The comments on Blogger have changed recently, making it harder for bloggers without a Google/Blogger account to leave a link to their blog. Before they could select the ‘Other’ option and leave their name and link. Now, there’s just a ‘Nickname’ option with nowhere to put the link in. Yesterday, I read on LadyBanana that there is a fix for this:
I have just set up the facility on this blog for commenters to sign in using not only their Google/Blogger account but also their own sign in from WordPress, Aol/Aim, LiveJournal, Typekey or any OpenID.
This option is currently only possible to set up through Blogger in Draft
- Anyone – includes Anonymous Users
- Registered Users – includes OpenID
- Users with Google Accounts
- Only members of this blog
Select ‘Anyone’ and save your settings. Now, you should have a drop-down box for comments that lets people sign in with a Blogger/Google ID, or WordPress, Aol/Aim, LiveJournal, Typekey or any OpenID. Please note that, if you edit your comment settings in your regular Dashboard after doing this, the drop-down box will go away and you will have to edit again in Blogger Draft.
I thought that would solve things and let people go back to commenting and linking back to their blogs all in one step. That works fine for people with blogs on those services, but what about the ones with their own domains and their blogs hosted elsewhere? What exactly is this OpenID, and can that solve the problem? I started looking and found this list that says, if you use one of these services, then you already have an OpenID. Some of them are already on the drop-down list for comments, so it looks like Blogger has taken some of them and made it easier to sign in with that ID. For instance, instead of typing in: username.livejournal.com, a LiveJournal user can simply select ‘LiveJournal’ in the comment drop-down and type in their username. Once their comment is submitted, the username will link to their LiveJournal blog.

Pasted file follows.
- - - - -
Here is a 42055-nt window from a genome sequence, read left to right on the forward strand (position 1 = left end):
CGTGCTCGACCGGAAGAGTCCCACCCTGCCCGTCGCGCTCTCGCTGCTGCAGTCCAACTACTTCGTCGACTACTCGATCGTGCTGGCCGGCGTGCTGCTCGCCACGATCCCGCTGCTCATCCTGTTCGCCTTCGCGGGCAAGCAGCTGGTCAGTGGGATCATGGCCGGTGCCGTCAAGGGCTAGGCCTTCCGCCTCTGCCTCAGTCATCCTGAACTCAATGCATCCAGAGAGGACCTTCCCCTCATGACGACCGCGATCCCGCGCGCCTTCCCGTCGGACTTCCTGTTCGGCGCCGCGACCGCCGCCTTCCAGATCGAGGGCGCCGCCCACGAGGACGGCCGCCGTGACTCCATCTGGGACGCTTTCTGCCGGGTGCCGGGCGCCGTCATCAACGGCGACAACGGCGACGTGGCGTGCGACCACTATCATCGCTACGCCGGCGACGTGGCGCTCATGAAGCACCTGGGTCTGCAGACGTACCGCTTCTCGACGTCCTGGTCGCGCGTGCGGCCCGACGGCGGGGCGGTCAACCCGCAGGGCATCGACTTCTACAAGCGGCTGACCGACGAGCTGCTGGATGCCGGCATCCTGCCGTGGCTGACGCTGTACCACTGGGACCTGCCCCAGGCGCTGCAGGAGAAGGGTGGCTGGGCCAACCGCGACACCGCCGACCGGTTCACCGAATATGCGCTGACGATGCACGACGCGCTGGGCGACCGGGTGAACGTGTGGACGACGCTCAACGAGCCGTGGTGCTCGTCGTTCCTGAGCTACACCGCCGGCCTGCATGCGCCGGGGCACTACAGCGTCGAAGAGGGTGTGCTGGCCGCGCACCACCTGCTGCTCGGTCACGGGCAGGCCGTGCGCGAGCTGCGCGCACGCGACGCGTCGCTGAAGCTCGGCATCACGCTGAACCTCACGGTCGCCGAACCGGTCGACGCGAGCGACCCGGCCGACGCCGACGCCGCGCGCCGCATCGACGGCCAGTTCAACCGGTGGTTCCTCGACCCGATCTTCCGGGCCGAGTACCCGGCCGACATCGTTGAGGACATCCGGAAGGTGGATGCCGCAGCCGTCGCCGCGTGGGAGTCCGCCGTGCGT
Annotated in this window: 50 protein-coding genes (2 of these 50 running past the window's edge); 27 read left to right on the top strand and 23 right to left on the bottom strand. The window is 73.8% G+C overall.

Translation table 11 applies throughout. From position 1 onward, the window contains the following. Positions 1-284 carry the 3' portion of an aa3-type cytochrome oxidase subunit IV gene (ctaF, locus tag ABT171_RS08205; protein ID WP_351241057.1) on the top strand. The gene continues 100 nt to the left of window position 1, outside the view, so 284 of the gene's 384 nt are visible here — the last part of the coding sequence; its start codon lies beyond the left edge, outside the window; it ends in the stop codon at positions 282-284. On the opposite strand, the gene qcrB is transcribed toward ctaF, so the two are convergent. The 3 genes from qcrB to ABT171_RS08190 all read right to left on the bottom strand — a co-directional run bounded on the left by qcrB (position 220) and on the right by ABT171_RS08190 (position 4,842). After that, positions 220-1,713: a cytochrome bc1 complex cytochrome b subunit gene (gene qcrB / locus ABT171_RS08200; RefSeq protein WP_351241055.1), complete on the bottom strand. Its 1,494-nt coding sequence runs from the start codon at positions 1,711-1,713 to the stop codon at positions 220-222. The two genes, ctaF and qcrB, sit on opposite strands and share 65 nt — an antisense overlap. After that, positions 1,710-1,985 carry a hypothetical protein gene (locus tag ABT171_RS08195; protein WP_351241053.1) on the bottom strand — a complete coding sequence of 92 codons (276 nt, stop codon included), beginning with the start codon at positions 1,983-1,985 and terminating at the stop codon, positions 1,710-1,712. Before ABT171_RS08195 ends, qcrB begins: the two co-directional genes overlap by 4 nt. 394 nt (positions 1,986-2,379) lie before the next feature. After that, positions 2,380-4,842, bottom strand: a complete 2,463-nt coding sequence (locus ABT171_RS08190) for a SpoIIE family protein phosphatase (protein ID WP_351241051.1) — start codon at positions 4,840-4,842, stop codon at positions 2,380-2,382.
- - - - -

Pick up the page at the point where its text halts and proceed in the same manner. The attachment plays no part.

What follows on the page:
My question is still – what about those who have blogs hosted elsewhere? If they’re not on the list? One option, if they have a Technorati account, is to choose ‘any OpenID’ and type in: technorati.com/people/technorati/username – This will leave a link to their Technorati profile, which isn’t bad. From there, anyone who is interested can find all of their blogs.
Still, I’m not sure that’s the best answer, either. I ended up signing up for ClaimID – a free, easy way to manage your online identity with OpenID. There I found an option for setting up your blog or website as an OpenID. I’m not sure if you can view this page without having an account and being signed in, so I’m going to quote it here:
How do I delegate my OpenID…
With OpenID, you can easily set your webpage or blog up as an identity URL using delegation. For example, say your blog is “myblog.com”, and you’d like to use this URL as your OpenID rather than your claimID URL (we promise not to be too offended). By inserting a little bit of code into your blog or website, you can easily make this blog or website your OpenID.
Rather than logging in with http://claimID.com/username, you’d log in with http://myblog.com. Of course, claimID will still be providing the backend (no need for you to install your own OpenID server!) so you’ll be asked for your password by claimID. However, when you show up as a commenter on a Livejournal thread, for example, your blog or website will be your OpenID url.
To set your blog or website up as a delegate, simply add this snippet of code into the of your page. It will need to go between the and elements on the page.
Brilliant! And now you can log into all of the great OpenID sites with your blog or webpage.
Of course, your code will have your username. ClaimID generates it for you. I had to add some extra spaces in the code for Blogger to accept it in a post, but you get the idea.
Hopefully this has given you a few options for commenting on Blogger and being able to link back to your blog. Let me know if you have any questions, and I’ll see if I can find the answers.